Multnomah County hosted its first ever Youth Mentor Gathering in Old Town on Friday, June 22.
The event included a panel of mentees, mentors and public safety leaders, including Multnomah County Chair Deborah Kafoury, Portland Police Chief Danielle Outlaw, and District Attorney Rod Underhill. It served as a networking forum and opportunity to shine a light on the impact of mentors, particularly for youth whose lives intersect with the criminal justice system.
"I was raised on the values that it takes a village to raise a person, not just one person in the family," said Robert White, Portland Opportunities Industrialization Center (POIC) mentor and co-emcee for Friday's event. "We’ve all had mentors at one point in our lives.”
The gathering, at the University of Oregon’s White Stag Building, was part of broader effort to address and prevent youth violence in the community. Culturally-specific mentors have been identified, by youths themselves, as playing an essential role in guiding at-risk young people onto a positive path.
Elected leaders, members of government organizations, community service providers, advocacy organizations as well as members of the general public showed up to support mentors and to hear feedback.
“Most of us don’t know where we’re going in life,” explained 18-year-old panelist LeeAnn Montgomery. “And many of us are going down a dangerous path. I’m 18, I just graduated, but I honestly didn’t think I was going to make it to 18 and I wouldn’t have, unless I had mentors who said, ‘Take this street, take this job…’”
Panelists — who also participate in the Community Healing Initiative (CHI), a collaboration among Multnomah County’s Department of Community Justice, Latino Network and Portland Opportunities Industrialization Center (POIC) — shared personal stories about the positive impact of mentors.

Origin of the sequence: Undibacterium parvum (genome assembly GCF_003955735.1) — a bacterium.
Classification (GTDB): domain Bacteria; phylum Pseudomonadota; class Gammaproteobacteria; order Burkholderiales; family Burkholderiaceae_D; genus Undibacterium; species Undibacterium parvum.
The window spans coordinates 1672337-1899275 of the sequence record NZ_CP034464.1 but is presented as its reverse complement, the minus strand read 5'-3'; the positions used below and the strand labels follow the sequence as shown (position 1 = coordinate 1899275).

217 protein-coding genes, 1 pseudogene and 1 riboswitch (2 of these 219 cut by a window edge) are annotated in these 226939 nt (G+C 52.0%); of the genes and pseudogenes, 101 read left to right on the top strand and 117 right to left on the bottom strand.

Each youth stressed the importance of having multiple mentors who’ve gone down a similar path.
“I don’t need a parent or a correctional officer,” Montgomery said. “If I’m going through something, I need a friend. A lot of mentors take that on themselves.”
Montgomery, who grew up in North Portland, is the youngest in a large family. “I was the only one that had a mentor at all,” she said.
“My neighborhood wasn’t the best,” she later shared. “I bounced around from North to Northeast Portland for 18 years. I was 8 years old, knowing where I could easily get a gun. I’ve been stabbed twice. I grew up being abused. I had a really rough life.”
“I did not like my mentor at first,” she shared. “Eventually, we got to know each other and we’ve been through the same things. We all need someone who can support you for what you want to do and who you want to be. I have three mentors that helped get me through.”
A community discussion among audience members and panelists, including public safety leaders, broached topics from distrust of law enforcement to low pay for mentors to some of the ways those leaders can help improve relationships with the community.
Chair Deborah Kafoury, who serves as the co-chair of Multnomah County’s Local Public Safety Coordinating Council sponsored Friday’s event. Kafoury shared feedback she received from mentors, many who described feelings of isolation with low pay and few support systems.